London leads the way in UK population increase
The population of London is expected to increase by almost 20 per cent over the next two decades. The total will have grown by more than a million, to about 8.8 million, by 2029.
Figures released by the Office for National Statistics (ONS) yesterday revealed that the capital's population growth will be the biggest for any of the regions of England. The predictions underline the need for a rapid increase in house-building in London and the South-east.
According to ONS analysis, the number of people living in England as a whole will increase by 12.7 per cent, from 50,093,100 in 2004 to 56,456,600 in 2029. The estimates are based on the assumption that current population trends continue for the next 20 years.
They also show how rates of growth vary widely between the different areas of England. Predictions for Scotland, Wales and Northern Ireland are not yet available. Population growth will be slowest in the North-east, where the number of residents will rise by 3.7 per cent to an estimated 2.6 million.
Outside London, the fastest growth will be seen in the South-west, where the number of people will rise by 16.4 per cent to almost six million. Demographers say the population growth in the region will stem from the continuing trend for people to retire to Devon, Cornwall and other rural counties and a growing desire to escape urban pressures for a life in the countryside.
The trends are also being fuelled by the ageing population of the country. In 2004, 3.8 million residents were aged 75 or over; by 2029, 6.3 million people will be in that age group. By contrast, a much more modest increase in the number of children within the English population will occur over the next 20 years, from 2.8 million under-fours in 2004 to 3.04 million.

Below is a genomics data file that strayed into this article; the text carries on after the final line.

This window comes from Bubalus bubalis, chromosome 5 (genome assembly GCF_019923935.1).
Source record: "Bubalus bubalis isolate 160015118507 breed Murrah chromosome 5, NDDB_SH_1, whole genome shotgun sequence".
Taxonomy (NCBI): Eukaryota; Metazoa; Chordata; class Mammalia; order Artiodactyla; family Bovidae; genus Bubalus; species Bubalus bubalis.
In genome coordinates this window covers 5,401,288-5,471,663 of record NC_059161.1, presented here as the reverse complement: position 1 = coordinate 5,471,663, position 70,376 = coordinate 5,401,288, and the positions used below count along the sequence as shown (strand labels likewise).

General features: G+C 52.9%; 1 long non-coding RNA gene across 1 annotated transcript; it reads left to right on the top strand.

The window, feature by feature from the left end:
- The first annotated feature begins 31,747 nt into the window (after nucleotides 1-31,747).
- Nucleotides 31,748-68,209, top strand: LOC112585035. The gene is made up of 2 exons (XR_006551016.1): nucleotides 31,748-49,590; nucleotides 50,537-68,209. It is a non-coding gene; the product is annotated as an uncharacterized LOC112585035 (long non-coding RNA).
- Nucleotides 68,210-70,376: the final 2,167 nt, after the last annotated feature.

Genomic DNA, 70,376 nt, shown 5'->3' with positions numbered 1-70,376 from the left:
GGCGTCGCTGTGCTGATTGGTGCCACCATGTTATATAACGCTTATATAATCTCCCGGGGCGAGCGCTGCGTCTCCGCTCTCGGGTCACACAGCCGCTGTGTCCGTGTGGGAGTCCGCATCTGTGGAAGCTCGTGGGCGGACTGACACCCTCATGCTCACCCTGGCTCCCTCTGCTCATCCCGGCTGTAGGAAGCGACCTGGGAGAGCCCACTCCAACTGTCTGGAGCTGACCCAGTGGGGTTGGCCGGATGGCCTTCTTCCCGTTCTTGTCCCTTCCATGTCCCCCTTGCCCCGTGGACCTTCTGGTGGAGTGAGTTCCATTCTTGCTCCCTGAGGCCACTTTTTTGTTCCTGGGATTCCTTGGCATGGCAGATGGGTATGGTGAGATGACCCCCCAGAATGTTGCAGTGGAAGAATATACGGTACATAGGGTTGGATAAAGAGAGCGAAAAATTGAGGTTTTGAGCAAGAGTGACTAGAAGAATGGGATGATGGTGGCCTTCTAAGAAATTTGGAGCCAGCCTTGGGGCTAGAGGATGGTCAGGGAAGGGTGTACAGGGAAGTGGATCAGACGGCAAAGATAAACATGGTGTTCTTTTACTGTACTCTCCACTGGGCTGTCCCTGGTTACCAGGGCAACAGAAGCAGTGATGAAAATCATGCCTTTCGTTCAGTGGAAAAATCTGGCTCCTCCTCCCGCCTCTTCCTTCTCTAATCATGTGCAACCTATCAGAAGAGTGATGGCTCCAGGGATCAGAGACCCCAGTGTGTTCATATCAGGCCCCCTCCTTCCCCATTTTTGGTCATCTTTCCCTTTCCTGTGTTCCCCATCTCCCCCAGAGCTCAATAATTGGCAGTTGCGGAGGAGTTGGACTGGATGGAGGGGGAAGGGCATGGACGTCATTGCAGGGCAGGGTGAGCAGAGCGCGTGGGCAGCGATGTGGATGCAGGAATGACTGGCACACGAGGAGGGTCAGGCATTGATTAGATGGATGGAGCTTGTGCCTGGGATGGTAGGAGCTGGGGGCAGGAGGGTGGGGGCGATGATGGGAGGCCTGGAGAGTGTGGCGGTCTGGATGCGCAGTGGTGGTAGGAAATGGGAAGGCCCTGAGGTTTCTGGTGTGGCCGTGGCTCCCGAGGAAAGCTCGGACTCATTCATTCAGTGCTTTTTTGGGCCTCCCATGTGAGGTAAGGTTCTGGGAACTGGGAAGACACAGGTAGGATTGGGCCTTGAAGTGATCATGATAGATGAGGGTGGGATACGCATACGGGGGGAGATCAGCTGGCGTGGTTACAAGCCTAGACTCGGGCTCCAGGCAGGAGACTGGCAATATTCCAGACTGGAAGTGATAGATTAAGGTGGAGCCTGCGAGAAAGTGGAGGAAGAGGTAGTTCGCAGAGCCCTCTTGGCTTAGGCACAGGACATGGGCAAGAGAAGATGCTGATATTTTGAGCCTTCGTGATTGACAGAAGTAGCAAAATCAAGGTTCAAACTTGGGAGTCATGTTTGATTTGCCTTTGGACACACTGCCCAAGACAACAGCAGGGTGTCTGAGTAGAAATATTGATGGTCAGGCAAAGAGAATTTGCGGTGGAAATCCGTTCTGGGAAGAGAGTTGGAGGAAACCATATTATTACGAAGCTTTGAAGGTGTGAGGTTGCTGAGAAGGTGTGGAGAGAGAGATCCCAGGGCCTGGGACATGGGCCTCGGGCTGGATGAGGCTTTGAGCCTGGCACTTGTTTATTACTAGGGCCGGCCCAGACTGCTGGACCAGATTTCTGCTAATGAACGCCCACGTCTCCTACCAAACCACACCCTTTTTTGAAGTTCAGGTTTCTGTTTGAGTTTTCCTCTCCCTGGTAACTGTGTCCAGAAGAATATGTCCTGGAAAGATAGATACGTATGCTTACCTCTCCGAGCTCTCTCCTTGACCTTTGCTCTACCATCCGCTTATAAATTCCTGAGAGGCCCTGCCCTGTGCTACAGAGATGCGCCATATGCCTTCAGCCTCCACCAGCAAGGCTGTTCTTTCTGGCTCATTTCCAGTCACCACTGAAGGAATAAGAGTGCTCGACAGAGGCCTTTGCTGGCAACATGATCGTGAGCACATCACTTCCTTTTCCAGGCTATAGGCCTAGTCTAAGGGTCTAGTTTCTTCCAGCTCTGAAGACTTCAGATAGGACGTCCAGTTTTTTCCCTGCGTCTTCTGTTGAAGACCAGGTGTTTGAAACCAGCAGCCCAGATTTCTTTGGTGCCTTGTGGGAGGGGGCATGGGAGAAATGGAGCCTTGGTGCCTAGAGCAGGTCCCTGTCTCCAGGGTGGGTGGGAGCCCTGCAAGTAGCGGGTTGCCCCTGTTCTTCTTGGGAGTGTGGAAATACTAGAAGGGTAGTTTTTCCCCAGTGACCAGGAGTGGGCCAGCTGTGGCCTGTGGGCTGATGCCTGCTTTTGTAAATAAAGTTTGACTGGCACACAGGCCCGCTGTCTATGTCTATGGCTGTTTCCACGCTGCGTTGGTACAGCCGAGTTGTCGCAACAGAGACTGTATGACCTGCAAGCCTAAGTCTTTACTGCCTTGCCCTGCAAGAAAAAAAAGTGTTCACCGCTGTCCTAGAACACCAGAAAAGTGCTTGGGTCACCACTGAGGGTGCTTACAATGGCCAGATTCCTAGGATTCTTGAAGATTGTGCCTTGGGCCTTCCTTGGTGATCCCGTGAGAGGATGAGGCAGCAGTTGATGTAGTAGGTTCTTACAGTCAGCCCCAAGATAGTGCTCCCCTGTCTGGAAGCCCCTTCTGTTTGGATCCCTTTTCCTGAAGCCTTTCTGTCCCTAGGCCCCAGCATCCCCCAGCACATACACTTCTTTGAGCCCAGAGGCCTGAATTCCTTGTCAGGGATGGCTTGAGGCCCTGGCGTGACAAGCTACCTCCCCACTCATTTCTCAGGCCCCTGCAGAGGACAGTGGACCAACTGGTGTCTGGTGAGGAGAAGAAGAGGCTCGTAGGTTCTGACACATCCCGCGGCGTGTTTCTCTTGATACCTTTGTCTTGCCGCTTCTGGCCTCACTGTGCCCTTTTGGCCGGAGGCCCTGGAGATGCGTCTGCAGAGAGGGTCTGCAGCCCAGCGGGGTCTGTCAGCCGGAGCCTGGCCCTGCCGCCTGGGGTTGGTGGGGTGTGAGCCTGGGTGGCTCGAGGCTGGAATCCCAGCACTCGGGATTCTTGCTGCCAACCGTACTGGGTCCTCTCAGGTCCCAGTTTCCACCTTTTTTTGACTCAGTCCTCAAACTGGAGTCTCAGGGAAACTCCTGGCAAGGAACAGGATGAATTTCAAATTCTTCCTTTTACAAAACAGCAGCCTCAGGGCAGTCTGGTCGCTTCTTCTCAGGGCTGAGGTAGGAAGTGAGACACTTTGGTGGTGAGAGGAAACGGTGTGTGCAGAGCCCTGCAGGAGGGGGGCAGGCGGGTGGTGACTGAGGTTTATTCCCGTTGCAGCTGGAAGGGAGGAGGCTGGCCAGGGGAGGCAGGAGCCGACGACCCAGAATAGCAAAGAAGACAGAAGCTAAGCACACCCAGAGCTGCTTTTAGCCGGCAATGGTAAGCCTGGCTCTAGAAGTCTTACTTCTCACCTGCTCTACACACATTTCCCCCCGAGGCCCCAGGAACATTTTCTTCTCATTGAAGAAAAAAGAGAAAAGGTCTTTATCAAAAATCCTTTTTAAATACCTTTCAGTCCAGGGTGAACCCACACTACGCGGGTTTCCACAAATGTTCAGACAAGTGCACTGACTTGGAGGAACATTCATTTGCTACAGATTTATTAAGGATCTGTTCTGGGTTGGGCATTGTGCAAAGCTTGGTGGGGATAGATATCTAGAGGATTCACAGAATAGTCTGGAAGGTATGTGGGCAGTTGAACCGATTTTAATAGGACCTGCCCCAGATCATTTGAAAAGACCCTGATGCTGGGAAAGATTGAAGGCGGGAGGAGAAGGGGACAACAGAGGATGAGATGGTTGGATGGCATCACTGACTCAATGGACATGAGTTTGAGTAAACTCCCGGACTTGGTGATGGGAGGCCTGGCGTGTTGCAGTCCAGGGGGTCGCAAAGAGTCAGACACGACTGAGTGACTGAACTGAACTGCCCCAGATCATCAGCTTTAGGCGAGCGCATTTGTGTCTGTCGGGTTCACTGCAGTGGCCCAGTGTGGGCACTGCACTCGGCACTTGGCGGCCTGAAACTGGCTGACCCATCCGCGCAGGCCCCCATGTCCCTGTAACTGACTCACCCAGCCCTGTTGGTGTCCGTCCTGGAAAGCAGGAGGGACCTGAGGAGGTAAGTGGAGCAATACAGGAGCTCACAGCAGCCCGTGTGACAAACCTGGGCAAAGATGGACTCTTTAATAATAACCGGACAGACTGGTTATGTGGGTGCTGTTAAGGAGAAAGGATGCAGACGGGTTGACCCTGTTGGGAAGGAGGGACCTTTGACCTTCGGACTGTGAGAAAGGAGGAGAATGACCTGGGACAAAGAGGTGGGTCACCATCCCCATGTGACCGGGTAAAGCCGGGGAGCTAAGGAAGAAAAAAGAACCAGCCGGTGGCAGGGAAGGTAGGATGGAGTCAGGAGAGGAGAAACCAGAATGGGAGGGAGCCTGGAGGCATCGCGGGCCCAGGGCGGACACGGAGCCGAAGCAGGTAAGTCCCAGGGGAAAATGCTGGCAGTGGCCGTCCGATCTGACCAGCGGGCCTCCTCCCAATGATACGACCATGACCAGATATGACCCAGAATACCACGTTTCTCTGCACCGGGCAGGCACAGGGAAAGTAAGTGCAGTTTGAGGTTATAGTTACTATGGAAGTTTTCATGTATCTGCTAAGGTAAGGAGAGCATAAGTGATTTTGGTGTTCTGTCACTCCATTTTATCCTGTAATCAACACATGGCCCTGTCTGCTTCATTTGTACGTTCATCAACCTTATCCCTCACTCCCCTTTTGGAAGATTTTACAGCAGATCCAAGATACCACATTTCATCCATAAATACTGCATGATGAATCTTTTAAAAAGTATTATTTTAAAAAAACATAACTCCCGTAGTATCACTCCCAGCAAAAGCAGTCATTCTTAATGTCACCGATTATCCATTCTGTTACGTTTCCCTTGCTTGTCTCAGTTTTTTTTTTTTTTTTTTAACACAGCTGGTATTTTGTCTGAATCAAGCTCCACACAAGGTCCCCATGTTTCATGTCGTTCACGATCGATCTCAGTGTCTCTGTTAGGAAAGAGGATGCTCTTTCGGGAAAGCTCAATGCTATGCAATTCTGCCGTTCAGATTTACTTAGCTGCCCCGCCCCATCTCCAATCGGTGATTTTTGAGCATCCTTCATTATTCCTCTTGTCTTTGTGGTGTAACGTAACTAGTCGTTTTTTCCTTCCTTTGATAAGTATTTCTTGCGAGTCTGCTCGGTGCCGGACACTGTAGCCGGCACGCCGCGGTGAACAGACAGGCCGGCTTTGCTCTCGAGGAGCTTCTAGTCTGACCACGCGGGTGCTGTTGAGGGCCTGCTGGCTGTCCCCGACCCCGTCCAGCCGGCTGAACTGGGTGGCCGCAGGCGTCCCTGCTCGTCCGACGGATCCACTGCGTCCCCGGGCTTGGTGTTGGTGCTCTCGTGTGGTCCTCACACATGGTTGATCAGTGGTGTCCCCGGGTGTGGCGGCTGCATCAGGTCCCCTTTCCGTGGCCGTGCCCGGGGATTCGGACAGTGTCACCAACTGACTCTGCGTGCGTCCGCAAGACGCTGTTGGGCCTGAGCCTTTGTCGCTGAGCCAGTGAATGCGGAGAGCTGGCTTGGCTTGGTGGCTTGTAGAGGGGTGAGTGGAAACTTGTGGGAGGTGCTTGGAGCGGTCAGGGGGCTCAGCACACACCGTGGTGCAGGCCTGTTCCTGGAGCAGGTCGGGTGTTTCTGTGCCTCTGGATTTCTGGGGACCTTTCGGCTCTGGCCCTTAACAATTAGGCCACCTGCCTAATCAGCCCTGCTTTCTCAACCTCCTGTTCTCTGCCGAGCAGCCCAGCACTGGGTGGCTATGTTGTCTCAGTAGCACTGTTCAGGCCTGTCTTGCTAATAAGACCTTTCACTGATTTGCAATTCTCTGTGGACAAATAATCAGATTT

Population growth will be slower in regions such as the North-west, at 7.4 per cent, and the West Midlands, 7.8 per cent. But it will be almost double those rates in Yorkshire and Humberside, where the number of residents is expected to increase by more than 13 per cent over the period to 5.7 million people.
A larger than average increase will also be experienced in the East, of 14.9 per cent, from 5.4 million in 2004 to a 2029 estimate of 6.3 million.
Much of the predicted increase in England's population will come from immigration. Figures released last month by the ONS showed that the population of the whole of the United Kingdom passed 60 million for the first time in 2005. Two thirds of the 375,000-strong increase in people living in the UK last year was attributed to international migration, while a third was a result of "natural change" - more births and fewer deaths.
A Home Office spokesman said: "This country needs migration; tourists, students and migrant workers who make a valuable contribution.
"The UK has many highly skilled migrants working in the finance and IT sectors as well as skilled professionals like nurses, doctors and teachers in our key public services."
In response to claims that the influx of migrant workers, particularly from eastern Europe, was leading to rising unemployment and falling wages, the spokesman said: "Research has found no evidence that migration as a whole has a significant adverse effect on the employment rates or wages of the existing population."
He added that population increase in London and the South-east was the consequence of a free market economy and a flexible labour market, with more than 600,000 job vacancies in the UK, many of them in London and the South-east.
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